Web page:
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iwrite

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Everything posted by iwrite

  1. NJDAN -- Yes , it is by a vote of selected media members, officials from top organizations, several retired coaches, all past Hodge Trophy winners, and by the fans. A ballot will soon be placed on the WIN website. As the creator of the award over 25 years ago, I get one vote, as does Win publisher Bryan Van Kley -- and no more. -- Mike Chapman
  2. Howard Harris weighed in the 210 range when he pinned his way through the NCAA tournament in 1980, while Lou Banach was around 215 both years he won. Lou pinned two future NCAA champions who were much larger -- Bruce Baumgartner and Tab Thacker (Tab was close to 400 pounds) and beat 390-pound Mitch Shelton, too, then won the Olympics in 1984 at 220.
  3. Dale Anderson, champion at 137 and now an attorney, wrote a fascinating book in 2016 entitled "A Spartan Journey", with the subtitle "Michigan State's 1967 Miracle on the Mat". It was the first official NCAA team title won by a Big Ten school and Dale does a superb job of describing the season. He dedicated the book to Doug Blubaugh, who was the assistant coach to Grady Peninger in 1967. The foreword was written by Dan Gable , who was Anderson's teammate in high school in Waterloo, Iowa, and the introduction was by Mike Chapman, who is also from Waterloo. Anyone wishing more information on the book can contact Dale at daa2000@aol.com
  4. gimpeltf -- In the first book I ever wrote, "Two Guys Named Dan" in 1976, Myron Roderick gave me this quote: "After we made the Olympic team in 1956, we walked into a hardware store and asked the manager if he had a strong pair of pliers and Dan squeezed them and popped the bolt between the halves. The manager said it must have been a weak pair and he gave us another pair and Dan proceeded to do the same thing. As long as I have been in wrestling Dan Hodge has the the most strength in his hands and arms of anyone I have ever seen." Grady Peninger, the longtime coach at Michigan State, said this in the same book: "Dan Hodge was as strong as nine acres of garlic. The tales about him crushing apples and bending the handles of a pair of pliers are certainly not over-exaggerated. Pound for pound, he is the strongest wrestler I have ever witnessed." Dan told me he stopped doing that with the pliers after he broke the handles off a pair and one of them went deep into his palm. Another thing Dan would do is is make a tight fist and then wiggle his fingers very tight together, and it made a weird crunching sound. Gary Kurdelmeier, who was NCAA champion for Iowa at 177 the year after Dan's final season and a very powerful man himself, wrestled Dan twice and was pinned both times. He said each time there were small finger imprints in his arm for hours afterwards-- Mike C.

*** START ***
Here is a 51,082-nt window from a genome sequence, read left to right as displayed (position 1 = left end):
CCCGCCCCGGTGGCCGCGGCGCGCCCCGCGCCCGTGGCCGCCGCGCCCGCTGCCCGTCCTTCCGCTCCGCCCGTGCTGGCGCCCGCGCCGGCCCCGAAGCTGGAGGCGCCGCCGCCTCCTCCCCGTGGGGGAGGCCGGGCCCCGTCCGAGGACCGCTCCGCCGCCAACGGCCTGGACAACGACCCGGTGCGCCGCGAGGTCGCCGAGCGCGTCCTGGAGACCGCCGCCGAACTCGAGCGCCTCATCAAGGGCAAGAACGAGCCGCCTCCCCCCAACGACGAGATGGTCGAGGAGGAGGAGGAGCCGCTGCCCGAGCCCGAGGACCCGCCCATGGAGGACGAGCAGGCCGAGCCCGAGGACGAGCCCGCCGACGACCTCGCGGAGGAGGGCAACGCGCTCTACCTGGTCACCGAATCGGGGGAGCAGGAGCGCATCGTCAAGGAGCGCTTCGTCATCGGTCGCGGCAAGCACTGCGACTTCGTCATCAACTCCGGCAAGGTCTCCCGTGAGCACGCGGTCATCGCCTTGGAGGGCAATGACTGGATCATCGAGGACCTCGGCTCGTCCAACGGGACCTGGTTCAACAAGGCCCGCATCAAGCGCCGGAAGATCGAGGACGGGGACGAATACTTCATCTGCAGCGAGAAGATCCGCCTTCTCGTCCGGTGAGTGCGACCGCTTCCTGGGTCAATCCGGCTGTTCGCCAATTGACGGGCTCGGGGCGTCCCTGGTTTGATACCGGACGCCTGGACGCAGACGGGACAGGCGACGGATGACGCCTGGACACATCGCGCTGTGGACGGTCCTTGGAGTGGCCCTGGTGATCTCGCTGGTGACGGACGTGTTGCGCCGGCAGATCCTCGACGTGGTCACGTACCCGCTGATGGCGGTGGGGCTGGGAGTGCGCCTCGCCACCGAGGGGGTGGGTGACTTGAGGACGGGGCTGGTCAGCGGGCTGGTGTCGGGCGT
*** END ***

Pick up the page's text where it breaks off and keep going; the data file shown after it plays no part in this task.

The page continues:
5. Dan Hodge's legacy will live on for several reasons -- not only for his total domination on the mat as an Oklahoma Sooner and for the fact that he is the only wrestler to ever appear on the cover of Sports Illustrated and the only man to ever win national titles in both wrestling and boxing, but because one of the top awards in all of wrestling is named in his honor. To date, over one million fans have seen the Dan Hodge Trophy presented in person since its inception in 1995. But there is also his kindness and patience when attending hundreds of kids tournaments, and during his many appearances at the WIN Memorabilia Show at the NCAA tournament. Once at our WIN Show, there was a long line of kids to get Dan's autograph. Dan was tired from a day-long event but wouldn't stop. The last boy arrived and shoved a piece of paper at him and said nothing. Dan smiled but did nothing. The boy stared sheepishly, and mumbled "Sign." Again, Dan did nothing, just smiled. The little boy looked around nervously and then Dan said "What else should you say?." The boy paused and said softly, "Please." Dan jumped up with both arms raised, grinning -- "You said the magic word!" and sat down and signed. The boy's dad was standing next to me, and said: "What a great lesson Dan Hodge just gave my son! What a great man!" That's the Dan Hodge I knew and admired so deeply. -- Mike Chapman, creator of the Dan Hodge Trophy and author of "Oklahoma Shooter: The Dan Hodge Story".
  6. iwrite